Dr. Ingham specifically says you don’t need to know specifics about the populations of bacteria or any of your microbiology. It’s the generalities, mostly of later succession than bacteria, that reveal information about your soil biology health. For instance, you don’t need to know which anaerobic bacteria are present in the soil, but you should most certainly know that ciliates tend to feed on anaerobic bacteria and as such their populations will be higher in a soil/compost/tea that has or is currently anaerobic. With nematodes you’re really just identifying mouth parts and a few other parts which distinguish them from each other. The anatomy of a root eating nematode, for instance, can be distinguished under a microscope from a bacteria feeding nematode.

    Reply
    • If you read the article – it quotes Dr. Ingham’s promotion for the course “Get the necessary training to identify the bacteria, fungi, protozoa, and nematodes that drive the health and well being of our plants” – that’s where this idea comes from.

      Reply
      • The identification is very rough — like good or bad bacteria or fungi. I think it’s widely acknowledged that identifying specific bacterial species is beyond the scope of any online class.

        Reply
          • Diversity is really what you are looking for, in every dimension and trophic level. I don’t think I need to pay thousands for her course, but many without a deep background in managing ecology could.

  2. I am a gardener, have grown organically for 7 years, minimal till, own compost, manure, woodchips, municipal compost.
    The last few years of drought showed me my plants are not doing very well. I bought a simple microscope. Look what – bacterially dominated soil ++, with extremely limited nutrient cycling, very few protozoa, very few nematodes. The earth worm population and over ground biodiversity is reasonable, which led me to assume if it’s ok over ground, diversity must be OK under ground too. Not so.

    This is in line with the findings of the UN’s Soil Biodiversity report’s findings.

    http://www.fao.org/documents/card/en/c/cb1928en/

    I have since looked at all sorts of soil. Very sobering. Occasionally I come across soil ecosystems, that clearly have occupied niches.

    Finding and preserving these as a resource to regenerate our degenerated soils, and learning to cultivate conditions that support their survival in our garden and agricultural soils is one of the greatest challenges of our time.

    We all need soils. Our gardens are an important space to learn about this. A microscope can be a very useful resource for the neighbourhood.
    I took mine down to the farm where I buy much of my food. The farmer, organic for decades, showed me his somewhat yellow-looking wheat, and told me they can’t get reliable results. We looked through the microscope together, and at his different trial plots. Very revealing.
    No species identification needed.

    Is there a lot simplified in Dr Ingham’s teachings? Probably yes.
    Does it need combining with other knowledge? No doubt. John Kempf, whilst for farmers, has some fab resources that explain the basics of plant health. Equally relevant in my garden.

    Let’s all learn a lot more and quickly and share what we have been successful with. Ultimately our plants tell us what’s going well. Our wellbeing and future depends on it – let’s have a bit of fun in the process. A microscope is not a requirement for successful gardening, but a useful tool. There are plenty of free resources available, in addition to the above report with good photos, the European Commission has created fantastic soil atlases for different continents.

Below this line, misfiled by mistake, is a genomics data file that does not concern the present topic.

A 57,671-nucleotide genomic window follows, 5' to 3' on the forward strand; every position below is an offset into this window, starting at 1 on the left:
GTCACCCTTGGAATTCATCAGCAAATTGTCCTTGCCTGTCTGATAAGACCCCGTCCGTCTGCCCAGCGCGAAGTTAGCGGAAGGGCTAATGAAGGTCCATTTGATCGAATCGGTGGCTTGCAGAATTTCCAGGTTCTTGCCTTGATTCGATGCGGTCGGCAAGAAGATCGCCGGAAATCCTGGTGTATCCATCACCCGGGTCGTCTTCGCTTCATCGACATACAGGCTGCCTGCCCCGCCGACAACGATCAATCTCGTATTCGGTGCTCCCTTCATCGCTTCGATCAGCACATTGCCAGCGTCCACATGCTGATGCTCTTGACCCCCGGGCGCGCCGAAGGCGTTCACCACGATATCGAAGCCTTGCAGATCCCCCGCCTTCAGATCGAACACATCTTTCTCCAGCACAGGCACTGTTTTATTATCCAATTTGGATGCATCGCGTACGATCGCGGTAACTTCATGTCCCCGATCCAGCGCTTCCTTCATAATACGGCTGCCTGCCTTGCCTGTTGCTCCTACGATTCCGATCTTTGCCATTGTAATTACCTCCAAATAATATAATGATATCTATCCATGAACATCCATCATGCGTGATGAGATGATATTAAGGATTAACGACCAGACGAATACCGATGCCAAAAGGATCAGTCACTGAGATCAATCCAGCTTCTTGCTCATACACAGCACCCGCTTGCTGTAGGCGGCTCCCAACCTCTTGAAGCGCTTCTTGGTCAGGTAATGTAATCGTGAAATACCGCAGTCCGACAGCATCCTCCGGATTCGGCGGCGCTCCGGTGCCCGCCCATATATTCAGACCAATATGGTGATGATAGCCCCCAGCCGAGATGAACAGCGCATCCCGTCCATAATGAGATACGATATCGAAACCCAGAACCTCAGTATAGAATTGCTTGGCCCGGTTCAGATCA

https://esdac.jrc.ec.europa.eu/Atlas

    All excellently and clearly referenced, as well as the UN report on soil biodiversity.

    Reply
  3. You’ve been asking somewhere up there for studies showing that difference in fungal:bacterial ratios lead to measurables effects.

    Here’s one on carbon sequestration.
    https://www.ncbi.nlm.nih.gov/pmc/articles/PMC4977315/

    There was also a really speaking graph, showing strong correlation between plant growth volume and fungal:bacterial ratios, in this video (from 23:10 to 24 something)
    https://www.youtube.com/watch?v=cO2nGHq40Xc

    I unfortunately do not have a direct link to the details of the study leading to this graph. Coming from a USDA researcher I tend to “trust” the integrity and method leading to these results, but It would sure be best to have access to the methodology.

    Sorry for my broken english, I’m a Frenchman =’p.

    Love your content, I learn a lot from your debunkings of myths as an amateur gardener.

    Reply
    • I was not asking for studies that show “fungal:bacterial ratios lead to measurables effects”.
      The claim is that some plants grow better at one ratio than another, and that there is a benefit to adjusting your soil for particular plants.
      It is well known that soil quality improves with more organic matter and more microbes. This study concludes that “the increased abundance of fungi in both soils and the altered C cycling patterns in the F:B dominated soils highlight the significant role of fungi in litter decomposition and indicate that F:B ratios are linked to higher C storage potential.” That has never been under question.

      This study did not try to grow plants in different F:B ratios.

      Reply
  4. Have you considered asking some of Dr. Ingham’s graduates what they think? How about the ones who have gone on to become professionals using the method? How about their customers in the ag industry? What do they think? Results speak louder than opinions.

    Reply
    • Results speak louder than opinions – you are absolutely correct. That is why I would not ask some of Dr. Ingham’s graduates what they think?